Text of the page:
We are updating the measures proposed in our road map to reflect the EU’s newly published data strategy and, together with different ministries, we would like Finland to take on a bigger role in the EU.

The IHAN business programme invites SMEs to develop services that comply with the principles of the fair data economy

In March, the application period for our IHAN business programme (the programme in Finnish) for SMEs began. According to our company survey, Finnish enterprises are uncertain about their potential in a data economy dominated by platform giants.

If we want to benefit and gain added value from data, it is crucial to develop our business management skills. The purpose of the programme is to test the theories, tools and materials of the IHAN project together with SMEs. During the programme, we will help Finnish SMEs create services that comply with the principles of a fair data economy. Data sharing that is based on trust and the consent of an individual is considered a competitive advantage.

The business programme’s training materials will be made publicly available for further development and general use. Our goal is to develop the concept to allow as many participants as possible to either adopt the theories or to teach others. We will also continue to have discussions with the ministry and other sponsors about how the programme will be continued if it proves beneficial to enterprises.

Together towards a digital service network where European values are respected

In Shaping Europe’s Digital Future, the EU defines the future of a digital Europe where the technology works for people, the economy is fair and competitive, and society is open, democratic and sustainable. The strategy also states that clearer rules on transparency, behaviour and accountability are necessary to ensure public confidence.

To achieve these goals, we need co-operation between like-minded people and, more importantly, encounters between people with different views. We need to learn from other, more traditional, sectors and dare to think and dream bigger.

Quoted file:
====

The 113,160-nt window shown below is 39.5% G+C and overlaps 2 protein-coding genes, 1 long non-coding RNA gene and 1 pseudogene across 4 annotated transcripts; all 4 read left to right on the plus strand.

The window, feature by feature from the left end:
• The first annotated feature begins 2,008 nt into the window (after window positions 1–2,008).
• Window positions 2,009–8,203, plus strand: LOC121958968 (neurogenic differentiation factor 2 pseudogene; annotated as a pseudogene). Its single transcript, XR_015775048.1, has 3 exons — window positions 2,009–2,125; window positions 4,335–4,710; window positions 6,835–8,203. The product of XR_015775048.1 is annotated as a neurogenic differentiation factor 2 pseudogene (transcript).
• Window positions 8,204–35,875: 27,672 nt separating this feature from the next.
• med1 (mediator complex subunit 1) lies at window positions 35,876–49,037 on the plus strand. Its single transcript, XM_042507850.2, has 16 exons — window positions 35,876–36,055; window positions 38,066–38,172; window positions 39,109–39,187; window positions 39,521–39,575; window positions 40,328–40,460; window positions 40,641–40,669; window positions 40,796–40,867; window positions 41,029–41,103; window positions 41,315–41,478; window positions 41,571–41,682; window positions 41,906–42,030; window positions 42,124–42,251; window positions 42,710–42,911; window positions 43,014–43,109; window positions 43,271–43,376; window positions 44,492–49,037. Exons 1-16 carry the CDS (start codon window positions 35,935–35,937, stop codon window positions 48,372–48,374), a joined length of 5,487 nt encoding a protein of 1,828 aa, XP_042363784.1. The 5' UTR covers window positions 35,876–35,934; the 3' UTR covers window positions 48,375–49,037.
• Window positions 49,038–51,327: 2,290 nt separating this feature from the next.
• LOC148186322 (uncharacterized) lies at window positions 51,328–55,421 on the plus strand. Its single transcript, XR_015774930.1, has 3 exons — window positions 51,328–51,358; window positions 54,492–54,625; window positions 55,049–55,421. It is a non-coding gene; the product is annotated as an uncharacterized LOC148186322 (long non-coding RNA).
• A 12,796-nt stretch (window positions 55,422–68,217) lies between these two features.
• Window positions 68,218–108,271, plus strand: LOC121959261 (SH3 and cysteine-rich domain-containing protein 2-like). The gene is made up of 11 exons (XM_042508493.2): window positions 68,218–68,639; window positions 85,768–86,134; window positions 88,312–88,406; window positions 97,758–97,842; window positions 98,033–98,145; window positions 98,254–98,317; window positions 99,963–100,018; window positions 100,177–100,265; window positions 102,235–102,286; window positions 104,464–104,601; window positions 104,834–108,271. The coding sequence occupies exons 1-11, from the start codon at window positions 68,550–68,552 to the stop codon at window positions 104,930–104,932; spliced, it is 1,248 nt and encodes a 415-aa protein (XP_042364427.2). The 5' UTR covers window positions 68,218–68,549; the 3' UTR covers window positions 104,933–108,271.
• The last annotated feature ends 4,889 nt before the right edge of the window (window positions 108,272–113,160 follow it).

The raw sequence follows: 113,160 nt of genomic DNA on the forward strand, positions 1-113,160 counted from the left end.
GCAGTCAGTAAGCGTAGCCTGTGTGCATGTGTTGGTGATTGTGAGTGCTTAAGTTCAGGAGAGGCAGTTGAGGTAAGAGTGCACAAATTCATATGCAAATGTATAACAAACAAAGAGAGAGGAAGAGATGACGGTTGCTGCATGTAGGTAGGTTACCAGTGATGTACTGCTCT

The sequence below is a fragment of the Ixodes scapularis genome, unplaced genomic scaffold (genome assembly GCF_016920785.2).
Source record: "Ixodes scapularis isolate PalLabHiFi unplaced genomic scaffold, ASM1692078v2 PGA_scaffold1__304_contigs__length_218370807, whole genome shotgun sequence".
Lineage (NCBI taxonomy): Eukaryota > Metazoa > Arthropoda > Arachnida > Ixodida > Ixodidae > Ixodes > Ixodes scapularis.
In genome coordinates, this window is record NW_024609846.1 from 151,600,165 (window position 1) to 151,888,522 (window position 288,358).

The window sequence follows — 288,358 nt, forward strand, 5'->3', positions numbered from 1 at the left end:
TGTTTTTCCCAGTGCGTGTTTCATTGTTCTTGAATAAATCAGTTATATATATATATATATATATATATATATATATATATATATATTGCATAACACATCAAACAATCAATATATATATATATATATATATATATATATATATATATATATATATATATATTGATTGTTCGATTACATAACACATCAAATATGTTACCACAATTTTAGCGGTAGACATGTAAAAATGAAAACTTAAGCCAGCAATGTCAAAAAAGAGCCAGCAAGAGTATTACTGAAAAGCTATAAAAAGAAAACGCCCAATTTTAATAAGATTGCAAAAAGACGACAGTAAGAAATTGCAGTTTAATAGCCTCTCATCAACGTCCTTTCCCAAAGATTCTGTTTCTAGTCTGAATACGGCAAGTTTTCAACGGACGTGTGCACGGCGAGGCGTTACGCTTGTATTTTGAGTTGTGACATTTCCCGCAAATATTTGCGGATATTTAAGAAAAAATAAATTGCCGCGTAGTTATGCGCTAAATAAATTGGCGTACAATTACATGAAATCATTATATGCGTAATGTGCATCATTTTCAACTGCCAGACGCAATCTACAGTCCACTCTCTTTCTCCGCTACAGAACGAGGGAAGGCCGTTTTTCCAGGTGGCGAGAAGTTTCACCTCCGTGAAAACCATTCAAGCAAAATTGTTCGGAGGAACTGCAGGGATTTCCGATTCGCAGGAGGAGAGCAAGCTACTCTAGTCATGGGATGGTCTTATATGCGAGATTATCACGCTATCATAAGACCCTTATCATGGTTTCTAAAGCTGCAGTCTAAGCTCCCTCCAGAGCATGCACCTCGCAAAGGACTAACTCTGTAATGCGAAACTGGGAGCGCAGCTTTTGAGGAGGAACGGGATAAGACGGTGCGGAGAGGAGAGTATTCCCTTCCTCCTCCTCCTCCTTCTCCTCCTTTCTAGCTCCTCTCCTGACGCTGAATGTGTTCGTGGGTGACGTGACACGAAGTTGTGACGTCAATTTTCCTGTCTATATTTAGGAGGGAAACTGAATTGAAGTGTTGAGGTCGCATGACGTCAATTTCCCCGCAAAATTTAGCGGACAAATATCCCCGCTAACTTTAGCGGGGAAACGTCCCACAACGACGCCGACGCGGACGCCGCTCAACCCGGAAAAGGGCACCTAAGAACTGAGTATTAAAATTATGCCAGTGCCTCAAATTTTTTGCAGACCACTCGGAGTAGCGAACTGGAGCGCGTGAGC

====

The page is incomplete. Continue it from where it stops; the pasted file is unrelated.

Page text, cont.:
Let’s make sustainable data use a part of corporate social responsibility, CSR.

Responsible investing and CSR reporting, which covers the environment, society and good governance, are on the rise. How do we bring sustainable and transparent data use into these approaches, and how can we utilise data in material flow management and in the development of sustainable solutions? What is the net impact of digitisation?

In these miserable times, we need a new sense of community. Over the past few weeks, we have seen more and more signs of a new attitude to the importance of data: not only is it seen as something that brings value to a business, but also as a key to solving problems related to environmental or societal changes. One good example of this is the GovLab’s data network initiative, which seeks new collaboration models for data co-operation across the public and private sectors (source: the Data Stewards Network).

Both intuition and analytical reasoning suggest that the right time for seeking solutions is now. In order to do so, we will need new partners. Through co-operation and the utilisation of a wide range of experience, we can create a reality that is not a data economy wonderland where fairy-tale characters wander about, but rather a digital service network of our own where privacy is respected, and which is based on our own values.